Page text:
Clinical use of Cryoprecipitate
- Arthur J Silvergleid, MD
Arthur J Silvergleid, MD
- Section Editor — Transfusion Medicine
- Affiliate Associate Professor, Department of Pathology and Cell Biology
- University of South Florida, College of Medicine
- Medical Director, OneBlood, Inc.
Cryoprecipitate (Cryoprecipitated antihemophilic factor [AHF]; cryo) is the insoluble material that comes out of solution after plasma is frozen and thawed at 4°C (between 1 and 6°C). It is rich in certain plasma proteins, especially fibrinogen.
This topic will discuss the clinical use of Cryoprecipitate. Use of other plasma products and plasma derivatives is discussed in separate topic reviews:
●Fresh Frozen Plasma (FFP) and other plasma products – (See "Clinical use of plasma components".)
●Plasma derivatives including coagulation factor concentrates – (See "Plasma derivatives and recombinant DNA-produced coagulation factors".)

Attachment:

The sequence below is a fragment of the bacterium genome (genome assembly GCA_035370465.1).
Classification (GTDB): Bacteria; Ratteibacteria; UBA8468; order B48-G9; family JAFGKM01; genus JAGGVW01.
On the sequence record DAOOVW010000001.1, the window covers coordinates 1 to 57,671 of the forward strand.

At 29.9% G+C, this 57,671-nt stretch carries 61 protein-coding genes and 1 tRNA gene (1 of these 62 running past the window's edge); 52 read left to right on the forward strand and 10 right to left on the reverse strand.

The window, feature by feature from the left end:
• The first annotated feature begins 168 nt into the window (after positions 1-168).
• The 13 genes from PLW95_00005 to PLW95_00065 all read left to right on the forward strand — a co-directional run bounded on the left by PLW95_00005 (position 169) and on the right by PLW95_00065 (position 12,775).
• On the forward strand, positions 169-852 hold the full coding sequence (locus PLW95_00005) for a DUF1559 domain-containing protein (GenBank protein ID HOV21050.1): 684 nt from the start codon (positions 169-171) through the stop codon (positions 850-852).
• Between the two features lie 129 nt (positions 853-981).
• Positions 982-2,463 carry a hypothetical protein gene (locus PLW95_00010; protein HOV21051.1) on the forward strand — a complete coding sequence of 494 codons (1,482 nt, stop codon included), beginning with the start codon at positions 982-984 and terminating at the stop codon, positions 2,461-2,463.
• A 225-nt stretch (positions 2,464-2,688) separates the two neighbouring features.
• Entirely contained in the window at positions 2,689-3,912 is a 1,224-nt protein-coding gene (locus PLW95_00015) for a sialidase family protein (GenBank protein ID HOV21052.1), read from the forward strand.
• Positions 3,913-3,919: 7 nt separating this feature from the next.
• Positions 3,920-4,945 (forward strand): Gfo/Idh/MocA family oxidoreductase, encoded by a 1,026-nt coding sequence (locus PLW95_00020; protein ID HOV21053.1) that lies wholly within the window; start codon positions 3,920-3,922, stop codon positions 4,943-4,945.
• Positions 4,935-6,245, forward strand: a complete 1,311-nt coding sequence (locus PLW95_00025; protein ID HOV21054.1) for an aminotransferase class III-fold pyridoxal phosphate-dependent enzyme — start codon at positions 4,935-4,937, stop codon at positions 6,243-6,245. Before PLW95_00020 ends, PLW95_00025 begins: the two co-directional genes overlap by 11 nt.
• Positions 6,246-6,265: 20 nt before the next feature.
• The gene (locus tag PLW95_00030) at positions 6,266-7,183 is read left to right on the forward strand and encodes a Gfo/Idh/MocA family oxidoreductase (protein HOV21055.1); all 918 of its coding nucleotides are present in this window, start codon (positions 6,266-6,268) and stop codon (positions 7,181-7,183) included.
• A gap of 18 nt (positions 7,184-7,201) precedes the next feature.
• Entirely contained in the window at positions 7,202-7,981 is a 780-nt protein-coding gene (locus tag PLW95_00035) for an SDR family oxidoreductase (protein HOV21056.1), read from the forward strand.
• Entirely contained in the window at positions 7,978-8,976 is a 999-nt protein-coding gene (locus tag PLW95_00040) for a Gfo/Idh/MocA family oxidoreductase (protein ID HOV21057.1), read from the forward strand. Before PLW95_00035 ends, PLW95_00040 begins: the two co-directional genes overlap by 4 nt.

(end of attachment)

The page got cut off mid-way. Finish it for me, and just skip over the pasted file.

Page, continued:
●Fibrin sealant – (See "Fibrin sealants".)To continue reading this article, you must log in with your personal, hospital, or group practice subscription. For more information on subscription options, click below on the option that best describes you:
- O'Shaughnessy DF, Atterbury C, Bolton Maggs P, et al. Guidelines for the use of fresh-frozen plasma, cryoprecipitate and cryosupernatant. Br J Haematol 2004; 126:11.
- Callum JL, Karkouti K, Lin Y. Cryoprecipitate: the current state of knowledge. Transfus Med Rev 2009; 23:177.
- Hesselvik F, Brodin B, Carlsson C, et al. Cryoprecipitate infusion fails to improve organ function in septic shock. Crit Care Med 1987; 15:475.
- Infusion rate
- Dosing interval
- CLINICAL USES
- Overview of uses
- Inherited disorders of fibrinogen
- Impaired hemostasis in liver disease
- Disseminated intravascular coagulation
- Uremic bleeding
- CONDITIONS FOR WHICH CRYOPRECIPITATE IS INEFFECTIVE
- RISKS AND ADVERSE EVENTS
- SUMMARY AND RECOMMENDATIONS